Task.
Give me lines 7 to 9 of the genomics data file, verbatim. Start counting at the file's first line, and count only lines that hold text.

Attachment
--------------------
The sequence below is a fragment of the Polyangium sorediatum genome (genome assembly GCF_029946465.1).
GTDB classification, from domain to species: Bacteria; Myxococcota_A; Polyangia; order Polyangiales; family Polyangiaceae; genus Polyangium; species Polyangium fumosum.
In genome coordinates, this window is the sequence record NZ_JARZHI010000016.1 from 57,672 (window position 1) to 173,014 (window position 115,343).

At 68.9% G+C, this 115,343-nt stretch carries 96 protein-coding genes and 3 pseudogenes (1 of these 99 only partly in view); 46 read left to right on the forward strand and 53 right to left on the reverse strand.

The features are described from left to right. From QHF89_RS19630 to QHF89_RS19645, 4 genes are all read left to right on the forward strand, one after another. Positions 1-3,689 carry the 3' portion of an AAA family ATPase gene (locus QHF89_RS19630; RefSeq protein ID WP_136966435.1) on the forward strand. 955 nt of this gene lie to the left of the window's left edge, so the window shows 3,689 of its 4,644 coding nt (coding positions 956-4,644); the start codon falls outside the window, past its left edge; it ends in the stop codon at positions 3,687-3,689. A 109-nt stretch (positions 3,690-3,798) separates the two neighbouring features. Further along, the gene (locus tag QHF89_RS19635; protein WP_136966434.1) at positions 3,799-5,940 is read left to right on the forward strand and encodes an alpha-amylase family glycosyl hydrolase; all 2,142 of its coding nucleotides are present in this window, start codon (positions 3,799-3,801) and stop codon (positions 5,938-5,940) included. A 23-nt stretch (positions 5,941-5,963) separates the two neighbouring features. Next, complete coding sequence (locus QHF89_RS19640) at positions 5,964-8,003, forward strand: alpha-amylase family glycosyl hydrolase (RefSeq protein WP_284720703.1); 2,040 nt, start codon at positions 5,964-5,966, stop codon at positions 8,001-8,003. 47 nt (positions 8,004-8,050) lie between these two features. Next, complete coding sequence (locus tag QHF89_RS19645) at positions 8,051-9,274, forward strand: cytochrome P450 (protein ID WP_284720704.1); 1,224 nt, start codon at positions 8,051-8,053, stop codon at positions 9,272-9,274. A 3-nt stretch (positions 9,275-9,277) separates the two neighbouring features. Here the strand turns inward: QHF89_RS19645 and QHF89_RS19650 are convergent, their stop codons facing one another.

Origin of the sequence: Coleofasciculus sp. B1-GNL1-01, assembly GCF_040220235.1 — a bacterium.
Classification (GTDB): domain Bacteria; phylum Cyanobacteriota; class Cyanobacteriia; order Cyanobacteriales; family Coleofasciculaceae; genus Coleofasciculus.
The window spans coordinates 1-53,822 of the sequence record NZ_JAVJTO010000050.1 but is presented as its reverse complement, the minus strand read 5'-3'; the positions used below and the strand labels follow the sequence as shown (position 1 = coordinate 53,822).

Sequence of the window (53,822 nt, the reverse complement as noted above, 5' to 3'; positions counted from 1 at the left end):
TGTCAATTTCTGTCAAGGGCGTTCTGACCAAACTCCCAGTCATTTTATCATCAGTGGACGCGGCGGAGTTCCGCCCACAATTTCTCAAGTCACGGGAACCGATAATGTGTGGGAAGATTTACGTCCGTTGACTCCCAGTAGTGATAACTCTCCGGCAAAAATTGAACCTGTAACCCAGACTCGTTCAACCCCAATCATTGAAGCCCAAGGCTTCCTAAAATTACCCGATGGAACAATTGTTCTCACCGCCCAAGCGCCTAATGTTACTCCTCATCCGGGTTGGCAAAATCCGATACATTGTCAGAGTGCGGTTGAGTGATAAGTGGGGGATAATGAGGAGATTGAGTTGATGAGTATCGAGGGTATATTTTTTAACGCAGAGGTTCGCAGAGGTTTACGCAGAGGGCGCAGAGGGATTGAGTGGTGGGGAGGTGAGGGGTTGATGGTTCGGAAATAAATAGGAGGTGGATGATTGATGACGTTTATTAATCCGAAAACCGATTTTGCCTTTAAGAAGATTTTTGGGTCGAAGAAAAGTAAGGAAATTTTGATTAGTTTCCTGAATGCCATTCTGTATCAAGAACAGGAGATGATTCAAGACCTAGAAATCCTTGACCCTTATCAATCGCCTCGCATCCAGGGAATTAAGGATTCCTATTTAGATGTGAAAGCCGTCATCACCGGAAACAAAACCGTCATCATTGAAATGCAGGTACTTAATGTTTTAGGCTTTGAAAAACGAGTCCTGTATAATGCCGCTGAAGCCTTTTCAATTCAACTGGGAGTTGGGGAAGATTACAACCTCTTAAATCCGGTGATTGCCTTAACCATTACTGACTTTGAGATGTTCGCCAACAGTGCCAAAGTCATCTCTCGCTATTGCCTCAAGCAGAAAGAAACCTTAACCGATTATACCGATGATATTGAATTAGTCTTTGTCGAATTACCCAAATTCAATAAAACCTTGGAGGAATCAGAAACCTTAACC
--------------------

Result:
Classification (GTDB): domain Bacteria; phylum Cyanobacteriota; class Cyanobacteriia; order Cyanobacteriales; family Coleofasciculaceae; genus Coleofasciculus.
The window spans coordinates 1-53,822 of the sequence record NZ_JAVJTO010000050.1 but is presented as its reverse complement, the minus strand read 5'-3'; the positions used below and the strand labels follow the sequence as shown (position 1 = coordinate 53,822).

Sequence of the window (53,822 nt, the reverse complement as noted above, 5' to 3'; positions counted from 1 at the left end):